Amy London: The most difficult part of restaging The Christmas Ballet each year is fitting the pieces together into a complete whole. It’s important to give the audience a cohesive performance experience while keeping the dancers’ workload balanced from show to show. The logistics take a lot of thought! We create a complex matrix with all of the details–but of course, it changes all the time. A week before the show opens, we transition from rehearsing individual pieces to running the whole show. We try to practice with the props in the studio as much as possible, but it’s always bedlam during the first run in the theatre! Each dancer makes a list for each show so they can set up their props and costume changes beforehand. Can’t miss that next entrance!
The Christmas Ballet continues its magic in venues throughout the Bay Area beginning November 20 – December 27. Click here for more information about tickets!
“I’m making a premiere for California━I’m from California━and the drought is killing me.” Choreographer Helen Pickett joined Smuin Ballet in the San Francisco studio last week to create a world premiere on the dancers titled Oasis. A nearly 30-minute work in four parts, Oasis explores the concept of water in its many incarnations and implications.
Helen Pickett is a force to be reckoned with. A self-described rebel, Pickett moved from San Diego to train at the San Francisco Ballet School before joining dance pioneer William Forsythe’s Ballet Frankfurt. Pickett credits Forsythe as a major shift in her artistic career. “Forsythe [did not only tell the dancers what to do,] he asked for opinions. I wanted to be in on that conversation. I didn’t want to be told what to do.”
In 2005, she received her first choreographic commission from Boston Ballet, sparking an illustrious career creating over 30 ballet works for the likes of Vienna State Opera, Scottish Ballet, Royal Ballet of Flanders, Dance Theatre of Harlem and Atlanta Ballet, where she is a Resident Choreographer. Pickett’s contemporary ballet choreographic style is inspired by her extensive ballet training and 12 years dancing with Forsythe, as well as film, music, nature and more. She notes that “the scope of beauty and human possibility is far more vast than [we can perceive.] I feel incredibly privileged that this is the art [form] I chose, because [the body] is a living palette.”
In 2013, Helen Pickett set her 2008 work Petal on Smuin Ballet. She comments that working with the company dancers is different this time around: “They finish my movement ‘sentences,’ and I finish theirs.” Pickett values collaboration and communication with her dancers as she creates new work, rather than simply teaching previously created choreography. “When the dancers have a say in the piece, the piece becomes more theirs… [and the results] will be more tangible to the audience.”
Composer Jeff Beal, who recently won an Emmy for his work on Netflix’s House of Cards, created an original score for Oasis. Beal recommended Pickett watch Last Call at the Oasis, a documentary featuring a soundtrack by Beal and released by Participant Media (Waiting for Superman, An Inconvenient Truth). Pickett is quick to note that Oasis is not based on the film, but rather inspired by the idea of water. “I started thinking of water in terms of a celebration, and I decided to focus on the offerings that water gives us, as well as the dearth. I want people to lean in━to be engaged by what we’re creating onstage about the facets and joy and sensuality of water.”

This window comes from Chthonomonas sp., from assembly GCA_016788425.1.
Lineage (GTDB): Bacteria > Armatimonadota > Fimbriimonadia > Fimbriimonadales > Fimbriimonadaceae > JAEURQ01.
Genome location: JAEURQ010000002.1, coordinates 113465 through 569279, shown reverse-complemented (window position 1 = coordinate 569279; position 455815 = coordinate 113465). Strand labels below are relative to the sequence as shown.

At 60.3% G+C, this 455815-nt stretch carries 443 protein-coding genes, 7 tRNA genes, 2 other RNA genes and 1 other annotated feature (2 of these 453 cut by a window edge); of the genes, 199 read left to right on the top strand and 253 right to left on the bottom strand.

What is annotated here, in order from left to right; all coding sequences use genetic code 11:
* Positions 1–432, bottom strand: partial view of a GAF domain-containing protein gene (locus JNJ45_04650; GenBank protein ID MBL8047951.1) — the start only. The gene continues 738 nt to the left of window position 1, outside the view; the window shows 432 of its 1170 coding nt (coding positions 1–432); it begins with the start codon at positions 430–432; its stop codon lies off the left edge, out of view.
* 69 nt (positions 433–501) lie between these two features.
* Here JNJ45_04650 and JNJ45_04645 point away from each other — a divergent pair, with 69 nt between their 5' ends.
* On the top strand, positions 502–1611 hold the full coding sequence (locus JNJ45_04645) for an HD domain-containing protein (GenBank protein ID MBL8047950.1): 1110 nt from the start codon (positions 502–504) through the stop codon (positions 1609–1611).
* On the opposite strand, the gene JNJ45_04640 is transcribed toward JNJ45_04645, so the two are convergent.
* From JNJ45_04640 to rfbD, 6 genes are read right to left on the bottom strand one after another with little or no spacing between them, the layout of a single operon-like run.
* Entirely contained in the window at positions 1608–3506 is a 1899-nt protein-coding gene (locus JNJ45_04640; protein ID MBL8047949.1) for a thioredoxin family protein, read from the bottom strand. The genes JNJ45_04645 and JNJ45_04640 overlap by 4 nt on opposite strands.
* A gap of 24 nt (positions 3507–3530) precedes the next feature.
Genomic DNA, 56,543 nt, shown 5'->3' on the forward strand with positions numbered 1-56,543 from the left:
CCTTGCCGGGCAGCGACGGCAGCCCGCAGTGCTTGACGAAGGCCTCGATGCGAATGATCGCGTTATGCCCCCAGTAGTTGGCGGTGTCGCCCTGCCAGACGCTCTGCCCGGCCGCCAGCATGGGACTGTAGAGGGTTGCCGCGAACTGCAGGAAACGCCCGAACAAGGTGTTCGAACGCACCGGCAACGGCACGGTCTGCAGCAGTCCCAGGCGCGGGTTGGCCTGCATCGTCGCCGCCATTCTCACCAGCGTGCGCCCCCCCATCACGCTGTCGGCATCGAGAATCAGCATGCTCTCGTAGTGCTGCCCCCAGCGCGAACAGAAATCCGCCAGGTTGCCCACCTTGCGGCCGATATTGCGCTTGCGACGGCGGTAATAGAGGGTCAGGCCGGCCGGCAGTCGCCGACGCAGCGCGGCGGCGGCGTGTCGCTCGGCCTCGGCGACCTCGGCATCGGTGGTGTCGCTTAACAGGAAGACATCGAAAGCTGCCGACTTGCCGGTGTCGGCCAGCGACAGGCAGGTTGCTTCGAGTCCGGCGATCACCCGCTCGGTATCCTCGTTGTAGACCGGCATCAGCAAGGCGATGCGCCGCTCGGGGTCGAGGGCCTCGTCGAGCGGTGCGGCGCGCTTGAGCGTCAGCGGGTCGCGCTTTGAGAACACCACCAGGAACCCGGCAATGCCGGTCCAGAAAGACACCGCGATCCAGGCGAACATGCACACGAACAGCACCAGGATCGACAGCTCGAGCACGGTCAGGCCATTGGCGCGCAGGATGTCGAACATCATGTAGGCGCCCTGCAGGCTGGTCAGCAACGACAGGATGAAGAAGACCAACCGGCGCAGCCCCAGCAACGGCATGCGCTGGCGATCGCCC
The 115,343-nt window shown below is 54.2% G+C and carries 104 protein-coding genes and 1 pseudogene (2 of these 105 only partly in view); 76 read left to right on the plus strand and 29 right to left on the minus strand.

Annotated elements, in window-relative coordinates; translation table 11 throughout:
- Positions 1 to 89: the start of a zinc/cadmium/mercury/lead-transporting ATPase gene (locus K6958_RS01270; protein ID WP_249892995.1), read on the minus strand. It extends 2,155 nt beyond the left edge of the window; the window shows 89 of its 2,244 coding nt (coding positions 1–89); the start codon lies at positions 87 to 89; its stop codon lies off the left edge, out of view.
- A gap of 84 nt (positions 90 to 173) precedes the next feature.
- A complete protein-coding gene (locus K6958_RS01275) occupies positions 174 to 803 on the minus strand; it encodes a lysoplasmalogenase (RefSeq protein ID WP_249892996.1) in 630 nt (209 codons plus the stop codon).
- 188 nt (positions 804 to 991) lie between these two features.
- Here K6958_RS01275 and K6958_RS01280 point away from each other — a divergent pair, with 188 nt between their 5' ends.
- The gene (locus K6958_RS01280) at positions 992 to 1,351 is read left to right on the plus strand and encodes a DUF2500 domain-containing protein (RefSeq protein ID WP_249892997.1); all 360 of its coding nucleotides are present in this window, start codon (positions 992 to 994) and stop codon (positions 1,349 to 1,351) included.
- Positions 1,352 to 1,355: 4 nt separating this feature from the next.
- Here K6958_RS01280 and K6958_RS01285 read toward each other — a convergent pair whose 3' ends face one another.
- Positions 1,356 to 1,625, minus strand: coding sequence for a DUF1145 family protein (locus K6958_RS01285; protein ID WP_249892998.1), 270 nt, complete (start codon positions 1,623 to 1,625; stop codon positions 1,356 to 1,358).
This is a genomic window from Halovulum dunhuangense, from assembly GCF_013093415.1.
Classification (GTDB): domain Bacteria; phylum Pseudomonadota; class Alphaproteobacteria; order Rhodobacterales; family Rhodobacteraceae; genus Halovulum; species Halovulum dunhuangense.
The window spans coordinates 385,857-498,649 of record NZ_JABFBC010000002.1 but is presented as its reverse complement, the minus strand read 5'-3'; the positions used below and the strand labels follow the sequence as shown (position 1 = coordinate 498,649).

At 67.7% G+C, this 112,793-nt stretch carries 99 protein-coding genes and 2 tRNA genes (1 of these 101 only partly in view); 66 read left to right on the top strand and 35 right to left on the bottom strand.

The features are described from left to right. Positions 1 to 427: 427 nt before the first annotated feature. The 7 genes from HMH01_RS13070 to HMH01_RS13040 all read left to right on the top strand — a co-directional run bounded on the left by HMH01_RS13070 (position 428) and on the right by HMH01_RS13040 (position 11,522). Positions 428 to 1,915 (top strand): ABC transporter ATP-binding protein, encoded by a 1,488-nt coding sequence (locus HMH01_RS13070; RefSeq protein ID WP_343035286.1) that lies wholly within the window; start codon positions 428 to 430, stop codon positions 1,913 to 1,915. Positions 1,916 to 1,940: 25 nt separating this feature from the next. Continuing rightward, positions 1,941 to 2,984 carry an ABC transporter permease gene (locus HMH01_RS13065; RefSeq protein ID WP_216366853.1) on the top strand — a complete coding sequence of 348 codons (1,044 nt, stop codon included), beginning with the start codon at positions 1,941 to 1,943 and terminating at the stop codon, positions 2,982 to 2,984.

Pickett’s choreographic process begins long before she ever sets foot in the studio with the dancers. “I’ve been listening to the music for four months. I’ve been letting the ideas build into a tipping point━a critical state of creativity.” Now, working with the dancers and Beal in the studio, Pickett is exploring the practical relationship of the movement with the music. “I speak in terms of architecture when I hear music. I see the form where [Beal] hears the form. We come at it from each of our traditions and navigate towards the center where we understand it together.”
Pickett is inspired to create by the culture and vibrancy around her. As a traveling choreographer, she stays in many parts of the country, but keeps coming back to California. “I have such a love for San Francisco. When I come here, I feel like I’m back where possibility is king. This is where you’re supposed to grab for all the edges. It’s a city full of tipping points.”
Helen Pickett’s Oasis premieres in Dance Series Two on May 6, 2016 at Yerba Buena Center for the Arts in San Francisco, with shows throughout the Bay Area May 6 – June 11, 2016. Tickets available here.
Browse through the recap of the fantastic photos from our 20th Anniversary Gala, which was held at the San Francisco Design Center’s Galleria!
Cold Virtues (Photo: Vincent Avery©)
Hailing from Perrysburg, Ohio, Jane Rehm is beginning her fourth season with Smuin Ballet. You may have enjoyed seeing her dance a few of her favorite soloist roles, including: Helen Pickett’s innovative and showstopping ballet Petal, Adam Hougland’s hauntingly beautiful Cold Virtues, the reprise of Trey McIntyre‘s Oh Inverted World (which was created on her in 2010), Dear Miss Cline choreographed by Amy Seiwert, and Choo San Goh‘s Momentum.